The year 2017 will be known as the year of initial public offerings as record number of companies went for equity issuance. As many as 153 companies raised Rs 75,859 crore in the calendar year 2017, the largest in a single year in the history of Indian capital markets. In fact, the mop-up in 2017 is even larger than Rs 56,896 crore that companies raised from the primary markets between 2011 and 2016 cumulatively. A report by EY says India’s BSE, NSE and junior markets recorded a 74% increase in deal numbers in 2017 compared with 2016.
Spurt in listing
The three sectors by highest number of IPOs were insurance, non-banking financial companies and construction.
The IPO market in the country scaled new heights in 2017 as retail and institutional investors look for productive avenues to invest in a market with a shrinking interest rate, low bond yields, capped gold investments and real estate investments under scrutiny. The key indices – S&P BSE Sensex and NSE Nifty 50 delivered positive returns for the second consecutive year. In 2017, the BSE Sensex and Nifty have delivered 27.9% and 28.6% returns, respectively making it the best year for equities since 2014. This was on account of strong portfolio flows and hopes of an improvement in economic growth and corporate earnings.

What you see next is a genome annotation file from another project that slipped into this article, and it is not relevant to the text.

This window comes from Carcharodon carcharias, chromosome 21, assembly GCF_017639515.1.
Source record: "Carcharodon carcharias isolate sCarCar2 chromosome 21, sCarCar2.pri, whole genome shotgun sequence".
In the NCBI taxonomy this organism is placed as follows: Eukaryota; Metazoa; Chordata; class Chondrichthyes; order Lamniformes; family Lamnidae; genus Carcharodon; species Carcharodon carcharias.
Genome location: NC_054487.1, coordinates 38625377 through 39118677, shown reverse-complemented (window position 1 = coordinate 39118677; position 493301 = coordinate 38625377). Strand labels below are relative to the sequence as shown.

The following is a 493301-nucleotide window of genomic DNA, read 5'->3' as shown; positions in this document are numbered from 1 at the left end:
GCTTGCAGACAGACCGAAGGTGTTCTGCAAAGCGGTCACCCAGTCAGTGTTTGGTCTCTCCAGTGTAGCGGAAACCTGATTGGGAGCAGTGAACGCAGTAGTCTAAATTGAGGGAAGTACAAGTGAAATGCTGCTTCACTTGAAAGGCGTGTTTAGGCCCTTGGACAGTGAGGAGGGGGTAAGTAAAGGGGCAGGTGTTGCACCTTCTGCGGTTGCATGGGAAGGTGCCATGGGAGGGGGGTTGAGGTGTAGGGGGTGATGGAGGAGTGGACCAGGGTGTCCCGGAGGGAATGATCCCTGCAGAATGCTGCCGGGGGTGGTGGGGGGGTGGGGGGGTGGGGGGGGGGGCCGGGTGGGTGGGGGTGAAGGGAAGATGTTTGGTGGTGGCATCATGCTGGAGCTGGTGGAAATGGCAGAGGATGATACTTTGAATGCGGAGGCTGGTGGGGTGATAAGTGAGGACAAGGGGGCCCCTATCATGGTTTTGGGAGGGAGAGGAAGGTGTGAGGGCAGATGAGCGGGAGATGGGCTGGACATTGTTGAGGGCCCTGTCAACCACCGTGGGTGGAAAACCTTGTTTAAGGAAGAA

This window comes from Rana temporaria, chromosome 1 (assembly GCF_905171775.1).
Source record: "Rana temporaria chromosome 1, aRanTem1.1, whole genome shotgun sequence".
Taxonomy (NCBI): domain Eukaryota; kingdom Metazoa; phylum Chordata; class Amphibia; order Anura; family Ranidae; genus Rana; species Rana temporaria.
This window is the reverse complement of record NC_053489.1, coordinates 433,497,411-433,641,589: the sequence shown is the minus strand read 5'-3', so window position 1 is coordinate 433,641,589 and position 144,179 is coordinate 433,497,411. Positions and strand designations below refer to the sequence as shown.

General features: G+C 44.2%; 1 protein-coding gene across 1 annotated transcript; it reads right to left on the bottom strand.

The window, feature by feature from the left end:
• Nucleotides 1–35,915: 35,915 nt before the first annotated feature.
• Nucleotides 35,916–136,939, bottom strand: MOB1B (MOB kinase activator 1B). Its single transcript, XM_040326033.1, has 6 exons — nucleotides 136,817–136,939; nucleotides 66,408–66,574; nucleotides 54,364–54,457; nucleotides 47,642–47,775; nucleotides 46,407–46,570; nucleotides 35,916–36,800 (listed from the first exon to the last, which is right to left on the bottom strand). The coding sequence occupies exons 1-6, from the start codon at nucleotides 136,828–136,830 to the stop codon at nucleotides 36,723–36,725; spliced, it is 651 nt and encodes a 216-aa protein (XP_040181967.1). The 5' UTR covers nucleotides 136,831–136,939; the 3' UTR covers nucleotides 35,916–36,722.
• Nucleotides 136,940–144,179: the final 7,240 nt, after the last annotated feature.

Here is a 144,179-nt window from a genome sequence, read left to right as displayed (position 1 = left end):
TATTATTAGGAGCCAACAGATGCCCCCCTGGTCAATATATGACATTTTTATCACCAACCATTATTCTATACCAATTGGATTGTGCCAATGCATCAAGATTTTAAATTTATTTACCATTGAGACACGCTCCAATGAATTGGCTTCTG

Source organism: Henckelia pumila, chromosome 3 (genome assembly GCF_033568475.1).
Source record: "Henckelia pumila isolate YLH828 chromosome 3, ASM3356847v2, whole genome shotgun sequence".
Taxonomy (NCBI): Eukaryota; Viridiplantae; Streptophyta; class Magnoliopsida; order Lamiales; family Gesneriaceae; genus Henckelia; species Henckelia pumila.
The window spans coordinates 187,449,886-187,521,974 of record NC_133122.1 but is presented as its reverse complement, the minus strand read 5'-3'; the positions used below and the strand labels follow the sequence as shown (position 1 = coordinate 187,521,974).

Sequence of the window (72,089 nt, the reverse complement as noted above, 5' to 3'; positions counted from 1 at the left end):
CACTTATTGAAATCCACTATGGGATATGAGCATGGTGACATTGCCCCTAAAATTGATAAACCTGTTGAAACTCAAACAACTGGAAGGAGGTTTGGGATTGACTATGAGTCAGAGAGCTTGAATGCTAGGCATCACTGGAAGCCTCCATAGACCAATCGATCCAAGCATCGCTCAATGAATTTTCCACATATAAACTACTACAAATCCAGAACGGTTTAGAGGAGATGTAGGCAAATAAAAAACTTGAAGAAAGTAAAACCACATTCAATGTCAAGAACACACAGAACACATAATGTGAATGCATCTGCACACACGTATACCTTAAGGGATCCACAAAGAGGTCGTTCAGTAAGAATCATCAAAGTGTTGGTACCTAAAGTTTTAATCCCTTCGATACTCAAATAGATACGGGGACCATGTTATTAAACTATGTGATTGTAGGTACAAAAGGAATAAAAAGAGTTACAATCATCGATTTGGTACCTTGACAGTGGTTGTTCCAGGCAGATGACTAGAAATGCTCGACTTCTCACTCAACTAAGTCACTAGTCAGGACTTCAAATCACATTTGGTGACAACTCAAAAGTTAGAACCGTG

Companies as diverse as Eris Life Sciences, Indian Energy Exchange, Bombay Stock Exchange, HUDCO, SBI Life Insurance, General Insurance Corporation of India sold shares in the market. Most IPOs and QIPs were in the nature of exit or sell-downs by existing investors or for balance sheet strengthening. The last 18 months have seen IPOs of companies from several new sectors such as life and general insurance, asset management companies, new-age banks, retailing and consumer.
|Amount raised (Rs 100 crore)|
|Year||Via IPOs||Via SME IPOs|
*All figures are till November 2017
So, why did so many companies go for IPOs in 2017?